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Volleyball The Basics:

  • Volleyball is played by two teams of six players on a court divided by a net.
  • The object of the game is to send the ball over the net so that the opposing team cannot return the ball or prevent it from hitting the ground in their court.
  • Each team has three hits to attempt to return the ball.
  • The ball is put in play by a serve that is hit by the server over the net to the opponent.
  • When the receiving team wins a volley, it gains the right to serve, and the players rotate one position clockwise.
  • When the serving team wins a volley, it wins a point and the right to continue serving.
  • The ball must clear the net on a serve.
  • A game is played to 21 points or some other agreed upon number. The team that wins the best two out of three games wins the match.
  • Common positions include hitter, setter, libero (defender)

Equipment: Volleyball, sneakers (indoors), knee pads (optional)

How Long Is A Match? There is no set time limit for a volleyball match, as each game is played to fifteen points. Team captains flip a coin to determine which side will serve first. There are two-minute breaks between each game; teams switch court sides after each break. Teams are permitted two thirty-second time-outs per game and may use them when the ball is not in play.

Gameplay

Serve – begins play. A legal serve takes place when the ball completely clears the net and drops within the boundary of the opposite court. A missed serve counts as a fault, and possession of the ball is turned over to the other team as a side out. When serving, players may use an underarm, sidearm, or overhand motion to strike the ball while either standing in a stationary position or jumping in the air. The server may not step over the end line onto the court until  she has struck the ball.

Overhand Pass (or Volley) – The most basic technique used in striking the ball. On the overhand pass, players hit the ball with open palms using their fingers to direct the ball up in the air toward teammates. The volley can be used for either passing the ball or for sending it over the net.

Forearm Pass (or Dig) – A type of shot players use when receiving a serve or playing a hard, low hit ball. The player positions his or her body low toward the ground, extending his or her forearms underneath the ball to pass it up toward the “setter.” The dig is often the first action in “classic three hit” volleyball.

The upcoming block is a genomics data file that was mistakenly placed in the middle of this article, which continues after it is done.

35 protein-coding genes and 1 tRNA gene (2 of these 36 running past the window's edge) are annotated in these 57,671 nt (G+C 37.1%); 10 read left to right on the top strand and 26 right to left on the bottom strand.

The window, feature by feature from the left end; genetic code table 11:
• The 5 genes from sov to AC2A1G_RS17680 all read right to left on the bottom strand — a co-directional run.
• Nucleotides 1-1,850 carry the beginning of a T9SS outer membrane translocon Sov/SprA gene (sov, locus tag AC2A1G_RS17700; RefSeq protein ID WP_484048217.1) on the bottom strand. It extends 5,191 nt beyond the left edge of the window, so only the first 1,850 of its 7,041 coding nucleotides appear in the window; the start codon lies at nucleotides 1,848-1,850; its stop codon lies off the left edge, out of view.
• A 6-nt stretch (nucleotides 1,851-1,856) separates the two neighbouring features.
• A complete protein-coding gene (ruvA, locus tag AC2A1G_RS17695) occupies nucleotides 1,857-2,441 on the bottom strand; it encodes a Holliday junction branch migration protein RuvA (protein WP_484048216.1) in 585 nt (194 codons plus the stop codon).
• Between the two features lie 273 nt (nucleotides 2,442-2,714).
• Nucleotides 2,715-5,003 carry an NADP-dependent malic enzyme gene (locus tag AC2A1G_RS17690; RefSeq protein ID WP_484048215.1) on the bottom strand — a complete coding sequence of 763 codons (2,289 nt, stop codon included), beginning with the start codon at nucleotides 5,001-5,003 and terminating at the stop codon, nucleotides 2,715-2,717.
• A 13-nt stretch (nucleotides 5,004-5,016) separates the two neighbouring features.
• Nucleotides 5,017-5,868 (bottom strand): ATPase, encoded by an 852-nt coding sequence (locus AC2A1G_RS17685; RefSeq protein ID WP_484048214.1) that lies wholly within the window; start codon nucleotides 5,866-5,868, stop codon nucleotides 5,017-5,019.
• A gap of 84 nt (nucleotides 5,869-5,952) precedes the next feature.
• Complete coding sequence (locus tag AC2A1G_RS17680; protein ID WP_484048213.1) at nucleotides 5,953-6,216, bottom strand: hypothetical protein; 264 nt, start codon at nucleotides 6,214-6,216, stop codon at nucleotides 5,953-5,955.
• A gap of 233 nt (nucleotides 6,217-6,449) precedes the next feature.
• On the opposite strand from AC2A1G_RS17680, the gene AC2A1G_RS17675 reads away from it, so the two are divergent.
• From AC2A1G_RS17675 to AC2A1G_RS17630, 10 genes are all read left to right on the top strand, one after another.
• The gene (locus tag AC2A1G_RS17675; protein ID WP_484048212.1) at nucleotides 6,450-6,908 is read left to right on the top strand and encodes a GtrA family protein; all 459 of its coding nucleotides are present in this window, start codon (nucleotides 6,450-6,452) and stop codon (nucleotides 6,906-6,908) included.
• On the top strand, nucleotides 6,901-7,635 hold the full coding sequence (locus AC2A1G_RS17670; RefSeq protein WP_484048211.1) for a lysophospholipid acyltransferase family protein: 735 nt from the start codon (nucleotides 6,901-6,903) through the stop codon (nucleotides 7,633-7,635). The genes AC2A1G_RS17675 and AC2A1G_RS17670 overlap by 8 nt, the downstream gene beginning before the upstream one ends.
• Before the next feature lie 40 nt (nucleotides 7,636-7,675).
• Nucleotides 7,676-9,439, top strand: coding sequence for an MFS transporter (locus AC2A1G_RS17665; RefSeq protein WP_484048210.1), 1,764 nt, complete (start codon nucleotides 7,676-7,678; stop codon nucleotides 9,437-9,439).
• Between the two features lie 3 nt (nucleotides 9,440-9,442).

Set – An overhead pass in which the setter directs the ball upward with a high arc toward front-line players at the net. The set follows the dig and precedes the spike in a three hit volley.

Spike (or Smash) – The most aggressive shot in the game. The spike is a powerful overhand smash into the opposite court performed by front-line players. The spiker steps toward the net, jumps high in the air, and swings his or her arm powerfully toward the ball to slam it down. The spiker must be careful not to touch the net.

Block – A defensive play in which players jump high in the air to block the ball back into the opposing court. Blocking is only done by front-line players since the ball is hit while it is above the net. The block does not count as a hit. Therefore, if the ball remains on the blocking team’s court, the team still has three touches to get the ball back over the net.

Terms & Lingo
Ace – When the ball is served to the other team and no one touches it.
Sideout – When the team that served the ball makes a mistake, causing the ball to go to the other team.
Roof – When a player jumps above the height of the net and blocks the ball.
Dig – When a player makes a save from a very difficult spike.
Kill – When a team spikes the ball and it ends in either a point or a sideout.

Fault – A violation of any rule of play. If the serving team commits a fault or fails to get the ball in the opposite court, a side out is awarded to the non-offending team. If the non-serving team faults, the serving side wins a point. Some examples of faults are: if a team touches the ball more than three times in succession before sending it over the net; if a player holds, carries, lifts, or double hits the ball; if a player touches the net with any part of his or her body or if any part of the body crosses the center line; or if the ball touches out-of-bounds, or a net antenna.

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March 23, 2008

Volleyball 101

 The Basics: Volleyball is played by two teams of six players on a court divided by a net. The object of the game is to send […]